In yet another twist, the guys behind the browser-based FBI (or geo-specific police force) ransomware are pushing the envelope to another level.
This type of extortion, where your browser locks up until you pay up, has been going on for months. It preys on people's fear of authority when confronted for supposedly bad online behaviour (downloading pirated movies, viewing child pornography, etc).
About two weeks ago, I had blogged about a new fee in addition to the first ransom. Not satisfied with only one payment, cyber crooks had decided to ask for more money in exchange for purging your 'criminal records'.
Of course, these scammers do not have access to your criminal records and simply want to trick you to clear up your conscience.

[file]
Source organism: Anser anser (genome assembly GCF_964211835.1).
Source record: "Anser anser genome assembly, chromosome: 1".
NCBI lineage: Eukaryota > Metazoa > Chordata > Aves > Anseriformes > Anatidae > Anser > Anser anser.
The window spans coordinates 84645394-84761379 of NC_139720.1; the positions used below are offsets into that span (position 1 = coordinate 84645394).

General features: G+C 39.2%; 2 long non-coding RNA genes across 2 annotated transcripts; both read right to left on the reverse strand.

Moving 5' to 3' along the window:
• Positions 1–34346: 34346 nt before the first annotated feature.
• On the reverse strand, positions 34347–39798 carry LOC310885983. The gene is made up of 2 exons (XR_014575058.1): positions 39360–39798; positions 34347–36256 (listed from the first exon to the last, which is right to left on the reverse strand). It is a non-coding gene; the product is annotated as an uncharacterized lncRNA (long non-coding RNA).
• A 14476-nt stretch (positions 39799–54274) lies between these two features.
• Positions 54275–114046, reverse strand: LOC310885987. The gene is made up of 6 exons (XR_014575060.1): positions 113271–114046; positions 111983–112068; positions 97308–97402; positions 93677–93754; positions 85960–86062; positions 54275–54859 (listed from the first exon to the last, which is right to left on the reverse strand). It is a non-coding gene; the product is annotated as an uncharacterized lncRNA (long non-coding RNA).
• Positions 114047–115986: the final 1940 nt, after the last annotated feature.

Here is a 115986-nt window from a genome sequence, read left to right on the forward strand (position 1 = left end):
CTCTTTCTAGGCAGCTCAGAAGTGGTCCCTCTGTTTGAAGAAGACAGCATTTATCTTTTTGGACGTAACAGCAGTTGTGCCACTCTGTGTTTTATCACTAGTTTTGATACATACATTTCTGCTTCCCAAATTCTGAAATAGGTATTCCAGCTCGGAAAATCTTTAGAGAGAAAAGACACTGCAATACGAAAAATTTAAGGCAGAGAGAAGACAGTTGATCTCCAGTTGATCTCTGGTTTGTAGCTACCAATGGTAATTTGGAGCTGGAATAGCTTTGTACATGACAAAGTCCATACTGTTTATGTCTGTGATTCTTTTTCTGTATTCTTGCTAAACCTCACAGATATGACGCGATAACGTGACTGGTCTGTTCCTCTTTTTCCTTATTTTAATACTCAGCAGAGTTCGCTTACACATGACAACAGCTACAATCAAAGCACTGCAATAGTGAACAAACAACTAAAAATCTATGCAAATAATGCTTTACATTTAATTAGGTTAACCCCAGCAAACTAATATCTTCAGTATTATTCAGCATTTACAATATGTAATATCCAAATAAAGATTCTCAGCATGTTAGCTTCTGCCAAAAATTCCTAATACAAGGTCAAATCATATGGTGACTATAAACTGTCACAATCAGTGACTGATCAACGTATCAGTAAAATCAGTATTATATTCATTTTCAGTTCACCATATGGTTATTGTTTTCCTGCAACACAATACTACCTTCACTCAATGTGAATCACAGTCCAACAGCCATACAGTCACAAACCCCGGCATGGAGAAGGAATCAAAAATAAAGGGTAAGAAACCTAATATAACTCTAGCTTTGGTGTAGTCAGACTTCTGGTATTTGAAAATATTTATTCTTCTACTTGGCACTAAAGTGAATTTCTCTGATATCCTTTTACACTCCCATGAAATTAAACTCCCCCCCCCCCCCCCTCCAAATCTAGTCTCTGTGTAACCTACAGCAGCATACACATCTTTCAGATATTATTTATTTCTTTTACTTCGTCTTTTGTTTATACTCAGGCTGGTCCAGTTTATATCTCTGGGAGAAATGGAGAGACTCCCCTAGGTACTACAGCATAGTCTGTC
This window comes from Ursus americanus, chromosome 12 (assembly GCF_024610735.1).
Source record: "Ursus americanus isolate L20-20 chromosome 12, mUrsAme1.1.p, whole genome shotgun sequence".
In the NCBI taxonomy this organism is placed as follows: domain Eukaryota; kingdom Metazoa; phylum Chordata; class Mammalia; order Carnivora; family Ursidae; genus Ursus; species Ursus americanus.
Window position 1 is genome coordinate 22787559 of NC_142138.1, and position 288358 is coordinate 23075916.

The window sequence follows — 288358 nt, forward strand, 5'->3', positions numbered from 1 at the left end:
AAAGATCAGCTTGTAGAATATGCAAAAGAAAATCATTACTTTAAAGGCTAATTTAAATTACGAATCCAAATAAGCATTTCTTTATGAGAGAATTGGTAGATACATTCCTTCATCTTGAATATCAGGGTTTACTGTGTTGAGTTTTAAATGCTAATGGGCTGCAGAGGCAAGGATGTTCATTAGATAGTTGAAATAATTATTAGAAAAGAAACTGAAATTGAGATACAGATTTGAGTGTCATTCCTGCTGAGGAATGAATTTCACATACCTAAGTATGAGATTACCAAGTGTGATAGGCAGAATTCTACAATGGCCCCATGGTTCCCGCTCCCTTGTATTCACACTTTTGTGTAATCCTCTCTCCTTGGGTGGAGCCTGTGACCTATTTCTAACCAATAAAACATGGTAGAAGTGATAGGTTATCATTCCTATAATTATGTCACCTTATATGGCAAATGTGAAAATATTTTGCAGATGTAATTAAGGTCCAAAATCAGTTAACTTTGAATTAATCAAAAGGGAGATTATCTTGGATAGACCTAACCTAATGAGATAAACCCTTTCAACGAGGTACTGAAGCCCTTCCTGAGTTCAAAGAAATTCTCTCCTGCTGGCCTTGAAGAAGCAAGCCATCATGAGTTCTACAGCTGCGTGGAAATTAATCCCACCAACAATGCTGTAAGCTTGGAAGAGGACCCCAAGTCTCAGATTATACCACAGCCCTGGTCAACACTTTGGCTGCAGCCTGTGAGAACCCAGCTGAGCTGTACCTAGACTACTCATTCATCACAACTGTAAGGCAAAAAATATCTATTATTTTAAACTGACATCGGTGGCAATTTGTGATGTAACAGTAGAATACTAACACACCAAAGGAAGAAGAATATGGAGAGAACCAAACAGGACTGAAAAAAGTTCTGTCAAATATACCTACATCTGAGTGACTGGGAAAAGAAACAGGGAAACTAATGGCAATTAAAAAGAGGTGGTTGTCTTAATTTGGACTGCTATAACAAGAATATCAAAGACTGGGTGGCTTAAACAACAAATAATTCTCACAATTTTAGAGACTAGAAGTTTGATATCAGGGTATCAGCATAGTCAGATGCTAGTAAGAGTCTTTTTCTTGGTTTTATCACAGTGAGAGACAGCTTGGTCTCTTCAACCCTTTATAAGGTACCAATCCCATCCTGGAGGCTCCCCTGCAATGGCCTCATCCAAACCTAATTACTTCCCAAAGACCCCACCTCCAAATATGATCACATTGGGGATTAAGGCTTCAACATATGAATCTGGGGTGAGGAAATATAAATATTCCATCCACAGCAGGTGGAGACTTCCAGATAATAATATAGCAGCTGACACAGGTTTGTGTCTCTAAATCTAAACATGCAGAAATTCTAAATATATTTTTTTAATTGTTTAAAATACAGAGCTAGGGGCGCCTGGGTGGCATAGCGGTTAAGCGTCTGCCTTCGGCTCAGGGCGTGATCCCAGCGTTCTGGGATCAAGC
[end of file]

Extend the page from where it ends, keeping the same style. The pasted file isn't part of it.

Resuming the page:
This time around, the bad guys want you to buy a $500 antivirus from them, on top of paying the browser unlock and criminal records fees ($300 and $450 respectively).
"You are obligated to buy safe antivirus that will alert you about criminal and illegal content," it reads.
Victims who fall for this scam can end up paying a grand total of $1,250 for absolutely nothing. The so-called antivirus does not exist; if you do in fact pay, you do not receive anything else but a "your browser will be unlocked within 12 hours" message.
The slideshow below shows the full scam in motion, detailing the three different ransoms:
[gallery type="slideshow" ids="2597,2598,2599,2596"]
This threat can easily be mitigated by closing your browser in one of many ways documented here.
No doubt the cyber crooks behind this sham will come up with a new way to steal more money from their victims again in the near future.
Jerome Segura (@jeromesegura) is a senior security researcher at Malwarebytes.